Saturday, May 19, 2007

What do shipwrecks, the California gold rush, and the Civil War have in common? . . . $20 gold coins!

With all the current news about the $500 million shipwreck treasure of gold and silver coins recently discovered, I thought now would be a good time to revisit an earlier shipwreck also discovered by Odyssey Marine Exploration. That shipwreck was the SS Republic.

For those of you that have read my posts in the past or have seen my collection on the NGC Registry (click here to view the collection), you already know about my affinity for collecting $20 Gold Type 1 Double Eagles (1850-1866). The nice thing about the SS Republic was that it had plenty of $20 gold on it. Close to half my collection consists of gold from this shipwreck. Many of the coins are the top graded coins for that date and mintmark recovered from the wreck.

But instead of writing something myself about the SS Republic and $20 Type 1 Double Eagles, I am going to point you to a reprint of an article that appeared a couple of months ago in Numismatic News. The article tells the story of $20 Type 1 Double Eagles and their relationship to shipwrecks, the California Gold Rush, and the Civil War. This article will give you a good idea why myself and many others love to collect these coins.

$20 Gold Type 1 Double Eagles article

Friday, May 18, 2007

$500 Million in Colonial-Era Shipwreck Treasure Gold and Silver Coins

Odyssey Marine Exploration has discovered a shipwreck with over 500,000 colonial-era coins. (One version of the news story, along with some pictures, can be found here.) From what little has been released about the coins or shipwreck, it's anyones guess which wreck it is.

Many believe it's the Merchant Royal that sank in 1641 off of Cornwall. The problem I have with this theory is that it is thought that those coins would be Mexican and split evenly between gold and silver. Greg Stemm is quoted as saying "We are excited by the wide range of dates, origins and varieties of the coins." If it were the Merchant Royal, would there be such variety? And wouldn't there be more gold since it was supposed to be split pretty evenly? Already, the recovered treasure is larger than what many believed was on the Merchant Royal and it's almost all silver. On the other hand, based on court documents it seems likely that it should be the Merchant Royal.

Spain believes that the coins might possibly be from a shipwreck in Spanish waters. They are very suspicious of Odyssey because of the clandestine way the coins were taken to Gibraltar and flown to the U.S. Now the secrecy seems very reasonable to me considering the line of work Odyssey is in and they have stated they plan to go back to excavate some more at the site. But since Odyssey has been in some long back and forth negotiations with the Spanish and local authorities over a different shipwreck, the HMS Sussex, I can see why Spain is suspicious.

To me, using Gibraltar as the base to return treasure to the U.S. just makes sense. If they landed the loot in Britain first, it would surely be impounded. The same goes for most other countries. If they couldn't fly it out of Gibraltar, they would have to send it directly to the U.S. by ship and they surely wouldn't want to send one of their own ships back when they have other projects ongoing in the area.

Finally, Odyssey management is very smart with all the legal aspects of shipwrecks. Other shipwreck hunters have not been so smart. Look at the decade long court battle over the SS Central America treasure or the suspense movie-like court drama between all the investors and the State of California over the SS Brother Jonathan treasure. The folks at Odyssey made none of those same mistakes when they discovered the SS Republic with all its treasure. They had thoroughly researched who might make a claim and had none of the problems that the others did. So I am sure they have done their homework very carefully and the fact that they used Gibraltar to return the loot to the U.S. (legally!) only strengthens my belief that they know what they are doing.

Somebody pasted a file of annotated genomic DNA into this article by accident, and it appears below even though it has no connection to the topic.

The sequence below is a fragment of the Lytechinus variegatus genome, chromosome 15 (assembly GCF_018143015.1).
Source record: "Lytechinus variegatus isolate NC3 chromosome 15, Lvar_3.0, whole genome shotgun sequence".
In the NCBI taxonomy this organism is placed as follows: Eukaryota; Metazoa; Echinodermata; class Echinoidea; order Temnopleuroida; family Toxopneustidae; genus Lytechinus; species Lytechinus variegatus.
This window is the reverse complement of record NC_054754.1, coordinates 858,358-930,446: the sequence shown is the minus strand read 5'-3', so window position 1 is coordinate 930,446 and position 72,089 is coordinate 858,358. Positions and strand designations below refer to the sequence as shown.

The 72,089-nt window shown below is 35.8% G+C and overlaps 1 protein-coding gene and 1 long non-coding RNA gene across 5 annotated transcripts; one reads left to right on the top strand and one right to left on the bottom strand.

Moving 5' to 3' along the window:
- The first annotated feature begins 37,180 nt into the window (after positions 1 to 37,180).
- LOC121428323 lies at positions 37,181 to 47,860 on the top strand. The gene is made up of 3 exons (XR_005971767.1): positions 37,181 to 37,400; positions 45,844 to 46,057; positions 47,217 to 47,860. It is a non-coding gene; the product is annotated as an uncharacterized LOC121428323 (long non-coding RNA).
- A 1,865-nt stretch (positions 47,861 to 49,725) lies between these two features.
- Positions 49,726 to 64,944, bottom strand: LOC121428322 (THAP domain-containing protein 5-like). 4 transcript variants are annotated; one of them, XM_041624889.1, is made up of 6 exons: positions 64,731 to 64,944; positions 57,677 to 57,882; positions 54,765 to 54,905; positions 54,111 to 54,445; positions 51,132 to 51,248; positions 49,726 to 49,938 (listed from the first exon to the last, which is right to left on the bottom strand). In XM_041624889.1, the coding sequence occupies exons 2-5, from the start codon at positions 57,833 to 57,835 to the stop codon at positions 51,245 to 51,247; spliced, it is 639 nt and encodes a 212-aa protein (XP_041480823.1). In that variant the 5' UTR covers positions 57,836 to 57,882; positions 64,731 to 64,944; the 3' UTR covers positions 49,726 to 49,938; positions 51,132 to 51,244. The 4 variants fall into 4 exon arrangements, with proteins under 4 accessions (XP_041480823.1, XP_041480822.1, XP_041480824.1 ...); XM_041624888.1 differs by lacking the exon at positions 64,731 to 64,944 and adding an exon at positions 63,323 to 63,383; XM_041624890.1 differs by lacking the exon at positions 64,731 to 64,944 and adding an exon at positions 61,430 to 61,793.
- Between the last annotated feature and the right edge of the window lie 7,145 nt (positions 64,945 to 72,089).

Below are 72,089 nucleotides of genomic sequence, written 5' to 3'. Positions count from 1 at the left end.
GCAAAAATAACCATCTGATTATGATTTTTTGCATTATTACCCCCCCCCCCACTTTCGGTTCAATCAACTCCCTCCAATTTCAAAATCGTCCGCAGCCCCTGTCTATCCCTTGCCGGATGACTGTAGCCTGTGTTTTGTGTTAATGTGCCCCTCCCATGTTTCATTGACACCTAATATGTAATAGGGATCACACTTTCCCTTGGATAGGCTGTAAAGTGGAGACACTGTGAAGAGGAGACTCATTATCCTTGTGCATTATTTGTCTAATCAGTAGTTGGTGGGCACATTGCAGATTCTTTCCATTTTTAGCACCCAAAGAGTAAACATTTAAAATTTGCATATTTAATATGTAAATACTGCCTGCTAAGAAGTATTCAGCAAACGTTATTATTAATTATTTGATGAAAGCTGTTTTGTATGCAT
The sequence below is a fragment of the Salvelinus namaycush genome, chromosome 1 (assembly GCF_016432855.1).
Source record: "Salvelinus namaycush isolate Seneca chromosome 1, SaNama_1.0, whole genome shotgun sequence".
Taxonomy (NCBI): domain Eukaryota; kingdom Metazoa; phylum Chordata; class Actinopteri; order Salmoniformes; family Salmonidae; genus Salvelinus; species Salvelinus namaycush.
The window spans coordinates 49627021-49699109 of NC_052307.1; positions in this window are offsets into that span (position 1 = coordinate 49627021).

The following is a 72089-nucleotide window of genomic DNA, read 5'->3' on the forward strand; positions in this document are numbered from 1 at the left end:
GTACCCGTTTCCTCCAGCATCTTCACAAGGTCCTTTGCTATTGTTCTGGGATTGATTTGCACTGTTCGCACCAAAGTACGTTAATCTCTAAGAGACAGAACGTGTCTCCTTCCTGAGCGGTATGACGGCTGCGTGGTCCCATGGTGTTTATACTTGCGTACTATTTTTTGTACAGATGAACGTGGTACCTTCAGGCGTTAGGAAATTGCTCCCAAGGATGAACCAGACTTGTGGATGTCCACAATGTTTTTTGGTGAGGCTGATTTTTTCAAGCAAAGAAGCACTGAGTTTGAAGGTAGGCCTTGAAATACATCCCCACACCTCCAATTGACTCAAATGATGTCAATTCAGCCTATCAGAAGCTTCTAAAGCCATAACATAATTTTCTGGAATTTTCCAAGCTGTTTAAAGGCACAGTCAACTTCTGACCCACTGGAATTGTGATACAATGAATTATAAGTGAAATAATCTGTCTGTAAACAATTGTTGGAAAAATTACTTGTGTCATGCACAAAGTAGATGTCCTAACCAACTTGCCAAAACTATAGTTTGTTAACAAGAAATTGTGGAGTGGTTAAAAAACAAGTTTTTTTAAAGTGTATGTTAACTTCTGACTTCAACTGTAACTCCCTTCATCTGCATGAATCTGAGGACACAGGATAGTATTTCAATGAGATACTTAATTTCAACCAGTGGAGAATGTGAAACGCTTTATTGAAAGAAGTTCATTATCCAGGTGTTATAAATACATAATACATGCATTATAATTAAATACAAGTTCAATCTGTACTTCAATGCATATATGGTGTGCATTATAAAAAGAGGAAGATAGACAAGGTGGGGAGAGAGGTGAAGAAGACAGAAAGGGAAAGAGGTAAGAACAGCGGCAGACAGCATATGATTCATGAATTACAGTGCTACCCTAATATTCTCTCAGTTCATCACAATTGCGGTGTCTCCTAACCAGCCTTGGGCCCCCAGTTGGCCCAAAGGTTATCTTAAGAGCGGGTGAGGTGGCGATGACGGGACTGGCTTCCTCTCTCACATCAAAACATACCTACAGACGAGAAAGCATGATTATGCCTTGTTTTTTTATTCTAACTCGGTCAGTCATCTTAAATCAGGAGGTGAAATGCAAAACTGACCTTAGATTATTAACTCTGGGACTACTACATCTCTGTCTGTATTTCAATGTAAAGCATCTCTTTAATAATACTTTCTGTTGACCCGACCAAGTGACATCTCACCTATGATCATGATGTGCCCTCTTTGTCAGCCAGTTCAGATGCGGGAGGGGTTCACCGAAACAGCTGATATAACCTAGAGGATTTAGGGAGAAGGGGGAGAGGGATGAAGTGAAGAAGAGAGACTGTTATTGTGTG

As a collector of shipwreck coins (see The Arlington Collection of Type 1 Double Eagles), I naturally get excited whenever I read about a new discovery in the news. If you've seen my collection of Type 1 Double Eagles (1850-1866), you will know that I have coins from three different shipwrecks (SS Central America, SS Brother Jonathan, and SS Republic) in the collection with the majority coming from the SS Republic. Odyssey Marine Exploration was also the company that discovered and excavated the SS Republic shipwreck which is what makes this discovery so much more interesting. They have shown that finding valuable shipwrecks is not just a one-trick-pony kind of thing but it is something that can be repeated.

Because of my collection, I have been lucky to have personally met most of the Odyssey management and have visited their headquarters. I have never been more impressed with the quality of people running a company as I was with them. You could not help but have some of their enthusiasm rub off and be convinced that they were going to be successful in what they are trying to do. So I read today's news with more than the usual excitement. I couldn't be happier for a better group of people than the folks at Odyssey. Congratulations Greg and the rest of the crew at Odyssey!

Now can you send some of that luck over this way? I'm not greedy and don't need $500 million. Just send enough luck to get me a couple of million and I'll be happy.

Oh, and if you are interested in seeing some of those SS Republic coins that Odyssey recovered and are now in my collection, just click on the links below.

The Arlington Collection SS Republic coins recovered by Odyssey Marine Exploration: